Objective: To describe medication usage in nursing home residents with advanced dementia, to identify how this usage changed as patients advanced towards death, and to identify correlates of increased medication usage.
Methods: Prospective cohort study (CareAD) during which data on medication prescription were extracted from medical records at regular intervals using standardized extraction procedures.
Results: Patients (n=125) were prescribed a mean of 14.6 medications during the 6 months prior to study enrollment. In a subgroup of patients who died during the study (n=88), as the time of death approached, the total number of medications prescribed did not vary but the types of medications prescribed did change, with an increase in palliative medications such as opiate analgesics and a decrease in other medication classes such as antibiotics, anti-dementia agents, cardiovascular agents, and psychotropic agents, among others. In linear regression analyses, total medication prescription at study entry was associated with study site, antibiotic treatment, presence of cardiovascular disease, and treatment of gastrointestinal or dermatological conditions.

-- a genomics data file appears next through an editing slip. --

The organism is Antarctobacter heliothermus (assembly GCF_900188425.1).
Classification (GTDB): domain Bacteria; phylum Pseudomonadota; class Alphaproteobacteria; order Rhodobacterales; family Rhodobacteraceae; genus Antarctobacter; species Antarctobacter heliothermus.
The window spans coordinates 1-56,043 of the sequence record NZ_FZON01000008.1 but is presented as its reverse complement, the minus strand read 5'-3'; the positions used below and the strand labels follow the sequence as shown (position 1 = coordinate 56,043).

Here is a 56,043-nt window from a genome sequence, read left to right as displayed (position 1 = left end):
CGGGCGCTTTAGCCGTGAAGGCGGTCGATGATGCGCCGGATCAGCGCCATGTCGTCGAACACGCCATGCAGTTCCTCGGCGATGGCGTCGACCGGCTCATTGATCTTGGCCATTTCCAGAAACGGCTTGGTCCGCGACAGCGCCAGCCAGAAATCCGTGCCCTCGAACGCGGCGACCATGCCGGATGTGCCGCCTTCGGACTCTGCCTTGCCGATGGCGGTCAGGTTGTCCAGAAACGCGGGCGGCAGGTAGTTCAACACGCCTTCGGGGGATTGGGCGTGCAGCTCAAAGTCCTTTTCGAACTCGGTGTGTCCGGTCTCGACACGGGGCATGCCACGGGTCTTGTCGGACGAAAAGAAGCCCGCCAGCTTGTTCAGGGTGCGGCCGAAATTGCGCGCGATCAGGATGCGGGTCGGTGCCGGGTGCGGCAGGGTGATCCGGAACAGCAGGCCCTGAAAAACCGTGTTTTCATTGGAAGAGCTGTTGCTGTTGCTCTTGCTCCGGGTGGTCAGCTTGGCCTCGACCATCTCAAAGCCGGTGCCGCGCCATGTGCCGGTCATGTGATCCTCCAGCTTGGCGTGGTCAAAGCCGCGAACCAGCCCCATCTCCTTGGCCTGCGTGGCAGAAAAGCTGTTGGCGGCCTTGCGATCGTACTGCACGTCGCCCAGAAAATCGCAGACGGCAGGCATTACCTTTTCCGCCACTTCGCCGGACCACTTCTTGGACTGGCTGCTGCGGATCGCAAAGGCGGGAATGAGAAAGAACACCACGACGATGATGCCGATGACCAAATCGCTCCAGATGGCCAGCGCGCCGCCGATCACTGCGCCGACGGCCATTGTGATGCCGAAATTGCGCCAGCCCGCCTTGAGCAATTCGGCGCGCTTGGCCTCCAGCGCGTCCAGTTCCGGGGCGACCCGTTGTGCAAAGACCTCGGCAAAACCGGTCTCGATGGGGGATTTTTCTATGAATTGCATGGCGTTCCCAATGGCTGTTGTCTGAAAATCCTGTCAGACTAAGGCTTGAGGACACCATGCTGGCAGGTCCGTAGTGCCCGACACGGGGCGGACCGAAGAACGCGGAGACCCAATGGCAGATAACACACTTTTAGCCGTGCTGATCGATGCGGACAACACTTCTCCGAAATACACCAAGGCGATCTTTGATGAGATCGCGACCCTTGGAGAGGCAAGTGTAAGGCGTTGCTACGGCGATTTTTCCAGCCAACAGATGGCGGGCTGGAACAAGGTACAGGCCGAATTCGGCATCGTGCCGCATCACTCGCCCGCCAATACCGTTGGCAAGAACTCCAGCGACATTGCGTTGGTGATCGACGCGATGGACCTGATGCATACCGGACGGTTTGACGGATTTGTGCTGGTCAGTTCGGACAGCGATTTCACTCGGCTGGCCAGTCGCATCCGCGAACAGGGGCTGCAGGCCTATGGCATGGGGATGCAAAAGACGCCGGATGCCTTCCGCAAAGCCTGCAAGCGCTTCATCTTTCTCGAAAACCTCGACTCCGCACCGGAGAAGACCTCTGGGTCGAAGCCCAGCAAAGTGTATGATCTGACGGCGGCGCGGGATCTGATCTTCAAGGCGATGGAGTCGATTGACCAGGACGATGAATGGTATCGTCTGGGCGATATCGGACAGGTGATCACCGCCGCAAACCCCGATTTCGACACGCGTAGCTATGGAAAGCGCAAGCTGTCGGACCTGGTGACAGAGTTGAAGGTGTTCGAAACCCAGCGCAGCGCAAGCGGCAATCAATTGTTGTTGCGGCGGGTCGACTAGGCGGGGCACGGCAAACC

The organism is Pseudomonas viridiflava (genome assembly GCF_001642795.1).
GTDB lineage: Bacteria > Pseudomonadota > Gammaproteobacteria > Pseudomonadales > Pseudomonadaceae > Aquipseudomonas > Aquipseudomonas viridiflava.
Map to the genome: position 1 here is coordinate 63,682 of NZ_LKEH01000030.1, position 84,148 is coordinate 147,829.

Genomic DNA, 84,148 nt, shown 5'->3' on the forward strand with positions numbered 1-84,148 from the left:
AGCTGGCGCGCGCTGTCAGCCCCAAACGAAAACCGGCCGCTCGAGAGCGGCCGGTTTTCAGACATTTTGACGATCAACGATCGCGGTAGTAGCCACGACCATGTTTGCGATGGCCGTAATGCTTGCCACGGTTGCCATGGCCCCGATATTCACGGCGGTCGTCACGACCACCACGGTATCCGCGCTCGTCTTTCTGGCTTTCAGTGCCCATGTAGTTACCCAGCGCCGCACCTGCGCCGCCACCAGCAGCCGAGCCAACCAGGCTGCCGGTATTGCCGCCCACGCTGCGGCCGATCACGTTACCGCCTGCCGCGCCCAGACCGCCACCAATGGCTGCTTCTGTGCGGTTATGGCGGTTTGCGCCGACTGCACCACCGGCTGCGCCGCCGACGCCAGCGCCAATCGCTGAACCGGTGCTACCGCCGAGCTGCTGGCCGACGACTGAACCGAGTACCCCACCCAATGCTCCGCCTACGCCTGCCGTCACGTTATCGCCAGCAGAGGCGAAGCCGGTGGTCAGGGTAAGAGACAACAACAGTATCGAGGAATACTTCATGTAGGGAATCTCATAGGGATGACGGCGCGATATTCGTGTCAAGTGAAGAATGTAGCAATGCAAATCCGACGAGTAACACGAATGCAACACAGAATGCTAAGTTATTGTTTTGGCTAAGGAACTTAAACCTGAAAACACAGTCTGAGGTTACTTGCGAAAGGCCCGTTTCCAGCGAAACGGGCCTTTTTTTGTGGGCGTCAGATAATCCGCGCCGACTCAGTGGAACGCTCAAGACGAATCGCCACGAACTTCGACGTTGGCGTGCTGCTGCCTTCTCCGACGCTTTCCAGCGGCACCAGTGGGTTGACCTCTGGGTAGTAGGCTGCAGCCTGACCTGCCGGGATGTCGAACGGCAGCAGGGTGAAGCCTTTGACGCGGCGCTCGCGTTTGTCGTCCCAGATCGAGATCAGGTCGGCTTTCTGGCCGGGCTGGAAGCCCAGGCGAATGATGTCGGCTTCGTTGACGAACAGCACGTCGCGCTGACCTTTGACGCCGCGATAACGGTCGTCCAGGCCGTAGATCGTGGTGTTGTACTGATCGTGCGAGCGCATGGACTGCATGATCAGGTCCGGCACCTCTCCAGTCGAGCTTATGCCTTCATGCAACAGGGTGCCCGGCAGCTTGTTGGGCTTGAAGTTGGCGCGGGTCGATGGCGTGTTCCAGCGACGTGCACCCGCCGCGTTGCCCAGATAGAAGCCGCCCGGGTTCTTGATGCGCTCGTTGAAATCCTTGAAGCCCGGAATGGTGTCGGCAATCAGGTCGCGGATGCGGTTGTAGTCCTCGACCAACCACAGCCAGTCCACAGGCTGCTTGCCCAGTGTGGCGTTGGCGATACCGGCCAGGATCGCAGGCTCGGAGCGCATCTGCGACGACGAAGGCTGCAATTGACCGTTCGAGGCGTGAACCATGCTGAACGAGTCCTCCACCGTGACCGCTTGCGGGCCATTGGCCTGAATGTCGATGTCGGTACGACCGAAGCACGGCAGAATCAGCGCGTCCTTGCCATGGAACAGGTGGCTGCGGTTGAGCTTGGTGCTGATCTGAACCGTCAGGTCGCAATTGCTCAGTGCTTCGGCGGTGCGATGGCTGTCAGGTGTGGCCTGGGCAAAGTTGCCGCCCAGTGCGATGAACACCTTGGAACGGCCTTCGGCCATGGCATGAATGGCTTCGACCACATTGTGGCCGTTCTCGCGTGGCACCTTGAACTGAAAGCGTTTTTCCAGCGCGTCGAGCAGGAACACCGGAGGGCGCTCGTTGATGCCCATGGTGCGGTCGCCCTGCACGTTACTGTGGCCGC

Conclusions: Nursing home residents with advanced dementia are prescribed a large number of medications from numerous medication classes and prescribing patterns change over time. Further study is needed to determine the ideal approach to treating chronic medical problems at the end of life in this patient population.